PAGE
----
Neither the Republican-crafted House nor a bipartisan Senate’s bill to reauthorize the Elementary and Secondary Education Act does enough to look out for traditionally low-performing groups of students, according to an analysis by the Center for American Progress, a left-leaning think tank closely aligned with the Obama administration.
To be sure, the Senate measure does contain some language calling for states to monitor district school turnaround efforts.
But just looking at the lowest performing schools, while important, doesn’t necessarily cut the mustard when it comes to making sure subgroup students (think English Language Learners or students in special education) are closing the achievement gap, CAP found.
That’s partly because some of the biggest achievement gaps are found in schools that are performing well otherwise.
The report echoes concerns from President Barack Obama and U.S. Secretary of Education Arne Duncan, who say the bills don’t go far enough when it comes to accountability. (Most folks expect some beefed-up language on the issue in a compromise bill that aides from the White House and both chambers of Congress are hard at work on right now.)
So what are the specifics?
CAP’s analysis of U.S. Department of Education data found that achievement gaps between minority students and their white peers are often bigger in high-performing schools than in low-performers. In fact, in the top 25 percent of schools, the gap between black and white students was around 15 percentage points in math, as opposed to 10 percent in the bottom quartile of schools.
And, CAP found that in 42 states, the gap between Hispanic and white students was bigger in top-performing schools than in struggling ones. And in 39 states, the gap between Black and White students was also greater in otherwise successful schools than in schools that are foundering.
And this isn’t a trivial number of kids affected. About 1.2 million black students, 1 million Hispanic students, 2.8 million kids with disabilities, 1.5 million English Language Learners, and 2.8 million low-income students go to schools where their performance trails the schoolwide averages by 10 percentage points or more.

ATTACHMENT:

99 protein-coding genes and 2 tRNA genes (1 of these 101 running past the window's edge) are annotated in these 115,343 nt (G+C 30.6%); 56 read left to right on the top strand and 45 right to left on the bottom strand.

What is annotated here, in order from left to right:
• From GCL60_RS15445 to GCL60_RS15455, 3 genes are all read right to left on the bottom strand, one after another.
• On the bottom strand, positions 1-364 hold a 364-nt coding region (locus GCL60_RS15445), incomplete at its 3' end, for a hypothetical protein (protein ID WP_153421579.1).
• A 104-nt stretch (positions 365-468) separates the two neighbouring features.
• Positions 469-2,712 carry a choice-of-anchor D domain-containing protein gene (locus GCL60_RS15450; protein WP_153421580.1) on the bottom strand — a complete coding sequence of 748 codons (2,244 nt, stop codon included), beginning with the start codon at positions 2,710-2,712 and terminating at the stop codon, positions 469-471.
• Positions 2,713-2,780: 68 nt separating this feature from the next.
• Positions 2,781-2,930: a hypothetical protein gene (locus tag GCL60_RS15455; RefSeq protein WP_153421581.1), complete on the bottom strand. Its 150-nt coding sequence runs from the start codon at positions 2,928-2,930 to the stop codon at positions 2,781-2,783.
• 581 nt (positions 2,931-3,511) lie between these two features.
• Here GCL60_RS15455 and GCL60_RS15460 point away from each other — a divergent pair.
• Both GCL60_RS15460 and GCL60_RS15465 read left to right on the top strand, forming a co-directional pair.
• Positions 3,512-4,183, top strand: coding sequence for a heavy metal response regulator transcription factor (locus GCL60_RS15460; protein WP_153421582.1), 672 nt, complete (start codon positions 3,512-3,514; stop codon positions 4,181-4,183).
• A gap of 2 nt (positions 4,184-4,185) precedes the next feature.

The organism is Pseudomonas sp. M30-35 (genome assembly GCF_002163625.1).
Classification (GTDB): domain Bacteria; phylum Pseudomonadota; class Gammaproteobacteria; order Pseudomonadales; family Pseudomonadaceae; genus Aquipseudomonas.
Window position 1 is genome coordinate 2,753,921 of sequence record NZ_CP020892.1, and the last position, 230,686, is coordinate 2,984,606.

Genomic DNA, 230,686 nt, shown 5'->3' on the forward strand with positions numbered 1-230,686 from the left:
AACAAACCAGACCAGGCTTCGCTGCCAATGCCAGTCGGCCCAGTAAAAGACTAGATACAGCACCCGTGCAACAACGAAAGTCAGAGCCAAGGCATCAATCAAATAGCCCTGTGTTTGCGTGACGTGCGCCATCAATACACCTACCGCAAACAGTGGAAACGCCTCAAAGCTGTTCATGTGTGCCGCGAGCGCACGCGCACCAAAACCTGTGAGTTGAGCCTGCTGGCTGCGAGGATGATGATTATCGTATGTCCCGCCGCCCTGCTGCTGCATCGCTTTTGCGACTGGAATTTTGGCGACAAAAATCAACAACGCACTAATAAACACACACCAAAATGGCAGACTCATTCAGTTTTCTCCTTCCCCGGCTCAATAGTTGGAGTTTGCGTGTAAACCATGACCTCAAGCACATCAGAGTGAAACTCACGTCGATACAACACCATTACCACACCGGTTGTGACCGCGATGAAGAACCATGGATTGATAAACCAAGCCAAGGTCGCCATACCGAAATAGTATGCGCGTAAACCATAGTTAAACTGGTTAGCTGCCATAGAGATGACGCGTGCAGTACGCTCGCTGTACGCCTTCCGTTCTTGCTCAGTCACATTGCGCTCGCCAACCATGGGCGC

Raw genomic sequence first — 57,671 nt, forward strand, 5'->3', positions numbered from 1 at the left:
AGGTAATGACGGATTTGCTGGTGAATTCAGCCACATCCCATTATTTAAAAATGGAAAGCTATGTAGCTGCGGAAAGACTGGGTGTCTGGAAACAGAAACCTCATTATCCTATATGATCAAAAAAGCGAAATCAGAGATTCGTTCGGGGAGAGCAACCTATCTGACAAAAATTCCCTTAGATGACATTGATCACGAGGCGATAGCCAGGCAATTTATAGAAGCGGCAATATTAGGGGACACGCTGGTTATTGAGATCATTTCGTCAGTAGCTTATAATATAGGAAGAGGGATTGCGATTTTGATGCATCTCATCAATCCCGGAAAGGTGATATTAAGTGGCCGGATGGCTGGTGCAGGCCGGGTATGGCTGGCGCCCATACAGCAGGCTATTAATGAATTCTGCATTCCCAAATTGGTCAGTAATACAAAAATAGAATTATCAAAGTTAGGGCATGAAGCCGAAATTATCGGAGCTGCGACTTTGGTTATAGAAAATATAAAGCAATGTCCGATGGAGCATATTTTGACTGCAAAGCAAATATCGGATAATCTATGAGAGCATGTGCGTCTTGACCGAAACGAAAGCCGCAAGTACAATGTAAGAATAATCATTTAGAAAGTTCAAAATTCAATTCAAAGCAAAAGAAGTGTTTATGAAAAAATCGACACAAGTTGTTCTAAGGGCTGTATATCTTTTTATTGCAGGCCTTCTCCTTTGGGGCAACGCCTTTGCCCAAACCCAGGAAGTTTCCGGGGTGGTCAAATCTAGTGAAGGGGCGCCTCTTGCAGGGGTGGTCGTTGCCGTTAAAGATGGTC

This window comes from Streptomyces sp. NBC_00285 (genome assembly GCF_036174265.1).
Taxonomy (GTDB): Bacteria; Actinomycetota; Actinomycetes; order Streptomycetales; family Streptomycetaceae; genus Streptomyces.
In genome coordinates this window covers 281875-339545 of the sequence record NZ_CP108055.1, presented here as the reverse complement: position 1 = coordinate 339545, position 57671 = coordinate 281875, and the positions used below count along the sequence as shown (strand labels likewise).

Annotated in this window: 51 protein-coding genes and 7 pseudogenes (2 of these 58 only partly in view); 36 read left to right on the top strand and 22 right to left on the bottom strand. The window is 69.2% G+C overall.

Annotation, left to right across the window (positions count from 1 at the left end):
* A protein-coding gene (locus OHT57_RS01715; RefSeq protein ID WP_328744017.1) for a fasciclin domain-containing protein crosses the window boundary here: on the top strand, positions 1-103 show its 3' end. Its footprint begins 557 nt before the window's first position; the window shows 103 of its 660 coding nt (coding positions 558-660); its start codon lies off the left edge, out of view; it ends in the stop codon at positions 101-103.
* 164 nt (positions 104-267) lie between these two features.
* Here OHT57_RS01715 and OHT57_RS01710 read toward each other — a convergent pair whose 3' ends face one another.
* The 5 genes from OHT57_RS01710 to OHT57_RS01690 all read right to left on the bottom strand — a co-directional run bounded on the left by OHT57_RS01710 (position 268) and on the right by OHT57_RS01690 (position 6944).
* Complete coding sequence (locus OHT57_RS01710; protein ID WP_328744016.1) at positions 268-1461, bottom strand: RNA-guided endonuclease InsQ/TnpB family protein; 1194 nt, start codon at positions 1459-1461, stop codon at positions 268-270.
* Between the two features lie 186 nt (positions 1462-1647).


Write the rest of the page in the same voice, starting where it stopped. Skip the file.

What’s more, states with smaller black and Hispanic populations often have high proportions of schools with big achievement gaps between the performance of those kids and the school overall. Here’s a look at the states with the biggest disparities between low and high-performing schools.
CAP is recommending that the renewed law ensures that states intervene in schools with big achievement gaps, as well as in low-performing schools. And it recommends that under a renewed ESEA, schools can’t get the highest rating on state accountability systems if one subgroup is falling far behind.
Some tea-leaf reading: Again, CAP is pretty close to the Obama administration. So if they are putting out a report on subgroup accountability, that means there’s a pretty good chance it’s an issue in the mix as lawmakers try to work out a compromise on ESEA that the president can actually sign.
The trick here for negotiators—who are said to be putting in long hours with an eye to getting the bill signed by the end of the year—will be finding a way to make sure that states look out for subgroup kids while still slimming down the federal role enough that the bill can pass the very conservative U.S. House of Representatives. (Not an easy task. Good luck with that, negotiators.)